4. Alginate extraction

The extraction methodology of alginate is recurring on the transforming of the insoluble mixture of the alginic acid salts prevenient of the cell wall in a soluble alginate salt, which is naturally recommended for aqueous high-affinity polysaccharide obtained from the main species of brown algae (e.g., Fucales and Laminariales). The industry uses brown seaweeds mainly from the genus Macrocystis, Laminaria (Figure 1a), Lessonia, Ascophyllum, Alaria, Ecklonia, Eisenia, Nereocystis, Sargassum, Cystoseira, and Fucus (Figure 1b), with Macrocystis pyrifera (Figure 1c) and Ascophyllum nodosum (Figure 1d) being the principal resources utilized.

Figure 1.

(a) Laminaria ochroleuca from Ínsua beach, afife, north of Portugal; (b) Fucus ceranoides from mondego river estuary (coordinates: 40° 7'31.39"N, 8°46'15.76"W), center-north of Portugal; (c) Macrocystis pyrifera; (d) Ascophyllum nodosum from Praia do norte, Viana Do Castelo, north of Portugal; (e) Alaria esculenta from Eskifjördur, Iceland; (f) Chlorella vulgaris immobilized in calcium alginate gel beads. Original images: (a, d, and e) University of Coimbra (MACOI), (b and f) João cotas images in public domain: (c) Shane Anderson.

Various species are harvested, and some are even cultivated offshore (e.g., Laminaria and Alaria (Figure 1e)) for alginate production, between southern and northern hemispheres. The species used are generally harvested from natural resources. China and some northern hemisphere countries, however, cultivate these species, which is an expensive way of alginate production. In this case, Laminaria is mostly used as food, and if surplus amounts are cultivated, then it can be used for alginate production.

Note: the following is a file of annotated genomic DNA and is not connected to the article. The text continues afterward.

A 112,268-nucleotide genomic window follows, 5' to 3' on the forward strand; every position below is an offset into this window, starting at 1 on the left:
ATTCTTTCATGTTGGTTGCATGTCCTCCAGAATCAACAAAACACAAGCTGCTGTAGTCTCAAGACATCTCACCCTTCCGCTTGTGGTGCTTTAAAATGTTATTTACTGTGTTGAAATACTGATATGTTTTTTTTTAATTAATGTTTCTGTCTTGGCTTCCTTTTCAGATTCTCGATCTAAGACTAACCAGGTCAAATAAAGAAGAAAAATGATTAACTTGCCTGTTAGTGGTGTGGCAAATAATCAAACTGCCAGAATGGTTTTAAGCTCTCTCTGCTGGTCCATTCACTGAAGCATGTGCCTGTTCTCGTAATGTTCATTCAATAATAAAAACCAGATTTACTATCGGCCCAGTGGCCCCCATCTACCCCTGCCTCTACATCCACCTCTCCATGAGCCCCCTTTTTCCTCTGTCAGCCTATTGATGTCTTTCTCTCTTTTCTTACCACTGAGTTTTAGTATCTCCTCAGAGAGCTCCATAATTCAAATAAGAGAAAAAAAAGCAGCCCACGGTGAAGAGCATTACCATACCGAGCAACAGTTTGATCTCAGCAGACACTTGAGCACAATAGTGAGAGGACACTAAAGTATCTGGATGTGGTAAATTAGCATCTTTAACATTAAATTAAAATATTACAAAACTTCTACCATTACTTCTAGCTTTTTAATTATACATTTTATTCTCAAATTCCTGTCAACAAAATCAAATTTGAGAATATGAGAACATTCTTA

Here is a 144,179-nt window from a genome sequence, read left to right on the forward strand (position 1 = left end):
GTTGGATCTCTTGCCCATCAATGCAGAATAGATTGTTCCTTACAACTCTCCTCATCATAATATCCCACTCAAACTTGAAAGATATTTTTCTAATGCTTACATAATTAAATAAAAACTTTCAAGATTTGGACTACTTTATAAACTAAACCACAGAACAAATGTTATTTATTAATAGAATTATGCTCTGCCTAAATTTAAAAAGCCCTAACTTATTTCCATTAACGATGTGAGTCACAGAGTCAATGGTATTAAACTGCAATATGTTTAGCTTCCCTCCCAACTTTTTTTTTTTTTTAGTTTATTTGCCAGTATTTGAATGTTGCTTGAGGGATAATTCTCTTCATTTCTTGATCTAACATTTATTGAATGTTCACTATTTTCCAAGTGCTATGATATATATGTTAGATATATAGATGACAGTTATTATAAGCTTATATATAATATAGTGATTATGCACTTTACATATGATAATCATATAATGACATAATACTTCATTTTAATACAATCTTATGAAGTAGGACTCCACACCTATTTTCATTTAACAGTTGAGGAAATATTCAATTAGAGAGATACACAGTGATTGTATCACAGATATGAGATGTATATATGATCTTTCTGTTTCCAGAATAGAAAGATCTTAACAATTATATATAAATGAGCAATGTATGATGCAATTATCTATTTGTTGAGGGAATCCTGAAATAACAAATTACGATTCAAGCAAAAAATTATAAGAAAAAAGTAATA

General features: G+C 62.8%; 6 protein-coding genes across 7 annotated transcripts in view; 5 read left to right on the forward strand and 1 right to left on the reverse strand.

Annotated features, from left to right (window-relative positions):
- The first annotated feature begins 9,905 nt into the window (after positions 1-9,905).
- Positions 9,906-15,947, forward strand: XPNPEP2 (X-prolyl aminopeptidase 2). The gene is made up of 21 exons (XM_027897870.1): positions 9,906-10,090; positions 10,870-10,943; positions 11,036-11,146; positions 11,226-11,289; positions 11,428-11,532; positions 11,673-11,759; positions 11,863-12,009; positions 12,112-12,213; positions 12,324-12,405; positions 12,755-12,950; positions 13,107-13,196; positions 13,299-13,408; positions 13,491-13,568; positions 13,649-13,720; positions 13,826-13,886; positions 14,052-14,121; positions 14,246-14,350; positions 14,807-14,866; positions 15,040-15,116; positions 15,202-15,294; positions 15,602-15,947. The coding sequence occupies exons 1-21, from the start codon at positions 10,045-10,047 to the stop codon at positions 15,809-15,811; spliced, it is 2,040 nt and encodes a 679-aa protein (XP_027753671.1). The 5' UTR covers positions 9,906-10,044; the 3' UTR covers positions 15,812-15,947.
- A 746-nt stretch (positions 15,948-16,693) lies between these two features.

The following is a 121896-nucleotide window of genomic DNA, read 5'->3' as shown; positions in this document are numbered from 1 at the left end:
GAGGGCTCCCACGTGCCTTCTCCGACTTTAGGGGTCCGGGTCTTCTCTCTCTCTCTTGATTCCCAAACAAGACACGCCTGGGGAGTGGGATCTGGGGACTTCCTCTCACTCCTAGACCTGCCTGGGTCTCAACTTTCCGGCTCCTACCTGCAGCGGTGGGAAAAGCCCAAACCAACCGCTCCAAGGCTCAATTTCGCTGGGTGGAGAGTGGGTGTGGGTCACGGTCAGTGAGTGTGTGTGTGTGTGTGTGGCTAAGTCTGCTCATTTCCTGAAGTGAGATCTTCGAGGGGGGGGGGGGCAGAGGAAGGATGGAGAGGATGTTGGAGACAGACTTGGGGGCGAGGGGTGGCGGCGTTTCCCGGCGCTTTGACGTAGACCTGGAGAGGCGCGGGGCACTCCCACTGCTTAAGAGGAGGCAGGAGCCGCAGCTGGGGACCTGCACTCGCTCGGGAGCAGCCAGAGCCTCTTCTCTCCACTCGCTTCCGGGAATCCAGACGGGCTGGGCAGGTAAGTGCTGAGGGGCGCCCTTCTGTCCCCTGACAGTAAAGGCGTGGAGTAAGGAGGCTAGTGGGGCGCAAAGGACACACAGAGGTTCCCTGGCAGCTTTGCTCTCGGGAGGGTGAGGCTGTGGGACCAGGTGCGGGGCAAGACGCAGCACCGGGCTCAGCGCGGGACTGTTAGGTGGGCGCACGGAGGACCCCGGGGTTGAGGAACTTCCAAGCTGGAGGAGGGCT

Brown seaweeds that grow in cold water and those growing at a temperature up to 20°C are more used because they have more alginic acid content than the brown seaweeds found in more warm waters. And due to more turbulent waters, the seaweeds produce more content than the same species in calmer waters [12].

The alginic acid appears in the seaweeds as an insoluble mixed salt. To extract it, it is necessary to convert the alginic acid into its soluble salt forms such as sodium or potassium [12]. The alginate is made alternately insoluble and soluble in solvent by ion exchange reactions to separate out from the other constituents of algae. As large molecules must diffuse out from the plant tissues, the seaweed is preferably reduced to small particles as a preliminary step. Therefore, the first step is to wash (dry, if necessary) and mill the seaweed. Alginate isolation is essentially an ion exchange process, and alginate is brought into solution as sodium alginate by treating it with a strong alkali, after a pre-treatment with hydrochloric acid before the extraction with sodium carbonate [13, 14]. There are several methods to separate the alginate from other soluble substances from the crude alginate extract solution.

For example, addition of alcohol [2] would precipitate out sodium alginate. Adding a solution of calcium chloride with good stirring would precipitate out calcium alginate, whereas adding hydrochloric acid would precipitate out alginic acid.